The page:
Thapelo Lekabe

By Thapelo Lekabe

Senior Digital Journalist

Mapaila says SACP is ready to contest 2024 elections, questions whether the working class is ready

The SACP leader says the party has never been found wanting when it comes to the struggles of the working class.

The South African Communist Party’s (SACP) general secretary Solly Mapaila says the party is ready to contest the upcoming 2024 general elections.

Cosatu 14th national congress

Delivering the SACP’s message of support at Cosatu’s 14th national congress on Tuesday in Midrand, Johannesburg, the SACP leader said the party was unambiguous about its stance to eventually challenge the ANC at the polls by withdrawing its longstanding support for the governing party.

Mapaila said the SACP’s elective conference, held earlier this year in July, gave the party’s national leaders until December to conclude engagements with their alliance partners – the ANC and Cosatu – on their position.

“We’ve laid out an engagement process and that is why our congress has given us until December to come out clear on the next course of action we’ll take.

“So, don’t ever say the SACP is not ready [to stand for the elections]. That is incorrect, the SACP is ready,” he said.

ALSO READ: Cosatu reflecting reality of all of us

The question the communist party was grappling with in contesting the elections, was whether the working class was ready to ditch the ANC for it, Mapaila said.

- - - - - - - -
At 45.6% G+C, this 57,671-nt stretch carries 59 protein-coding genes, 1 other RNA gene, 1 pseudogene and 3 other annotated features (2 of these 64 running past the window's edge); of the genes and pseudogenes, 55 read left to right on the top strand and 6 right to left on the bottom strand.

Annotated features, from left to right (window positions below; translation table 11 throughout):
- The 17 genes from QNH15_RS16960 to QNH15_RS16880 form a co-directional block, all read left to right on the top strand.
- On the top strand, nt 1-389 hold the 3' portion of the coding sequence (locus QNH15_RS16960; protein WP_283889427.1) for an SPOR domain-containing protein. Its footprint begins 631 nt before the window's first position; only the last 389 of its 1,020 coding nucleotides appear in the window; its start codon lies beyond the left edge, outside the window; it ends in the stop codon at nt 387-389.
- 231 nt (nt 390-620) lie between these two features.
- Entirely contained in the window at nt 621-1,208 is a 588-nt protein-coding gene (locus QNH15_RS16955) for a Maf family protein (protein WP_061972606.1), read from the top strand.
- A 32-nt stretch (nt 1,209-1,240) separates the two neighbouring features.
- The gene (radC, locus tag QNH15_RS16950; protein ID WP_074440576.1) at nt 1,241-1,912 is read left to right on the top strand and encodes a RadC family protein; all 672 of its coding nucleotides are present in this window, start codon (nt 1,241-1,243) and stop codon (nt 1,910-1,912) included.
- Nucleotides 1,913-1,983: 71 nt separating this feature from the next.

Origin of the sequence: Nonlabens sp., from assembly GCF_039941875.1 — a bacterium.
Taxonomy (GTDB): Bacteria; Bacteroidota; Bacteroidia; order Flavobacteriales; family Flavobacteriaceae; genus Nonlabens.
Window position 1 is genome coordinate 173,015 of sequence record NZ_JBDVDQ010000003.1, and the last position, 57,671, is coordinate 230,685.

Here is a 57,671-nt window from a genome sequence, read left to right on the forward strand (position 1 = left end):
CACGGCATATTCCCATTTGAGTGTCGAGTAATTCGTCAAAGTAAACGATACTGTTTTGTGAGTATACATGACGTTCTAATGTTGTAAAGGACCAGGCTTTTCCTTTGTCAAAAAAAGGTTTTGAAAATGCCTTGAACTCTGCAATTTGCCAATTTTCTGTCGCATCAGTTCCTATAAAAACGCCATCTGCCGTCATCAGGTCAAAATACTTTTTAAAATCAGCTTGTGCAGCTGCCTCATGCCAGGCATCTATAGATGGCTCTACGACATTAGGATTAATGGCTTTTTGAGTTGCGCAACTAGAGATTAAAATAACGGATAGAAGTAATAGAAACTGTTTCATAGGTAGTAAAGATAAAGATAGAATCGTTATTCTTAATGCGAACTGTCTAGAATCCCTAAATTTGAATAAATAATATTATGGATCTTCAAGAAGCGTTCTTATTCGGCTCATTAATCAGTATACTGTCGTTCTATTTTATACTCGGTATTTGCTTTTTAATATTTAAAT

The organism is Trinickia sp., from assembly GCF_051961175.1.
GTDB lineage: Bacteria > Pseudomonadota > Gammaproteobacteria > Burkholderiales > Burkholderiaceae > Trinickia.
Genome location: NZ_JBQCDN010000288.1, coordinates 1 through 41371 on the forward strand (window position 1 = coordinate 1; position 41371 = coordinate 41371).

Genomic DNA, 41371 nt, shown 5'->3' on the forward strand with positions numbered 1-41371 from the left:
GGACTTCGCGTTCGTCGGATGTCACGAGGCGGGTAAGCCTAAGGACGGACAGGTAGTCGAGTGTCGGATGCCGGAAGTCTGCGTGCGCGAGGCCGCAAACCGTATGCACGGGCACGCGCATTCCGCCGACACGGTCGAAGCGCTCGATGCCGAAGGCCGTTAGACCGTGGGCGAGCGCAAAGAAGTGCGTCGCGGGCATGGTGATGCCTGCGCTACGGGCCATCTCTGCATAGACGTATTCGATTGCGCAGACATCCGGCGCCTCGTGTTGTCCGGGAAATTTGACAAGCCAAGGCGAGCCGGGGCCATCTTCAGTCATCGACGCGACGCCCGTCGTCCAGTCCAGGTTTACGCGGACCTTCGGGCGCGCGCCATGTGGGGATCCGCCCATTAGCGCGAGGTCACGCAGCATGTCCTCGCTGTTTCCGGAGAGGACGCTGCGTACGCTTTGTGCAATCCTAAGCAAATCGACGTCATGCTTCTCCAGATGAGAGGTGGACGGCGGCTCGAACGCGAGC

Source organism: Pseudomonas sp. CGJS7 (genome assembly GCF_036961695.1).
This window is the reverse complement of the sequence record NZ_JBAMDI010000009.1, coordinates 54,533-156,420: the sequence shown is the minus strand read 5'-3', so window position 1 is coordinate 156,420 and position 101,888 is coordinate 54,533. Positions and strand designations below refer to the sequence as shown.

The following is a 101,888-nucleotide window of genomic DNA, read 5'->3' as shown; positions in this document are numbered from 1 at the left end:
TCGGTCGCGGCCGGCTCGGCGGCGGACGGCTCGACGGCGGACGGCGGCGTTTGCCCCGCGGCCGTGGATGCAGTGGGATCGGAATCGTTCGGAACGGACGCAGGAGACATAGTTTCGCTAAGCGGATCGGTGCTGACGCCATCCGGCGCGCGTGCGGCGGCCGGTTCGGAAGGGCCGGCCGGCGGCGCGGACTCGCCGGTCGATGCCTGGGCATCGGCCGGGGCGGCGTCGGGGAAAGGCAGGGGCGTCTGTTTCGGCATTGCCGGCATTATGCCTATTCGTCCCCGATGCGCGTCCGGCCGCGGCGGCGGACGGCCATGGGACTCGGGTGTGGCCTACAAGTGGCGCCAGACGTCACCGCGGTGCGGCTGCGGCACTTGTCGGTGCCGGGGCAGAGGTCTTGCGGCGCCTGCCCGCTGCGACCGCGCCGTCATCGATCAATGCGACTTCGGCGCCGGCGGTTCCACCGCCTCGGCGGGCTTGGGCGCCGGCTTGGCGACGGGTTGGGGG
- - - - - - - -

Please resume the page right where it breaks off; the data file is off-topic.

“We’re not going to go into a debate. We’ll debate with you when we are in that consultation process before December to get to know whether the working class is ready.”

Mapaila said the SACP had never been found wanting when it came to the struggles of the working class.

“We’ve always taken the most difficult task of the revolution as the SACP. We were the first to go out and launch an armed struggle against the apartheid regime. We jointly established uMkhonto we Sizwe; it was not just established by the ANC on its own,” he said.

Meanwhile, ANC national chairperson Gwede Mantashe left the second day of Cosatu’s conference without delivering the governing party’s message of support to its alliance partner.

This after he was booed off the stage on Monday, by angry delegates of the trade union federation, who refused to listen to his speech.

‘Alliance has weakened a great deal’

Speaking to the media before he left the Gallagher Convention Centre, Mantashe admitted that the alliance between the ANC, Cosatu and SACP was at its weakest point.

“We must accept the fact that delegates of the conference didn’t want us to talk to them. We must just humbly accept that,” Mantashe said.

“It means the alliance is weak [and] it has weakened a great deal. We’ll have to get together and try to rebuild it,” he added.

Mantashe also raised concerns about the SACP “severing divorce papers” on the ANC at Cosatu’s conference.

“I also took note of the issues that were raised by the SACP and we [ANC delegation] were whispering there and said: ‘Why has the party served divorce papers in public?’. They must send divorce papers to us and we’ll read them so we can respond to them,” he said.

NOW READ: ‘Hamba Gwede!’ – Mantashe booed off Cosatu congress stage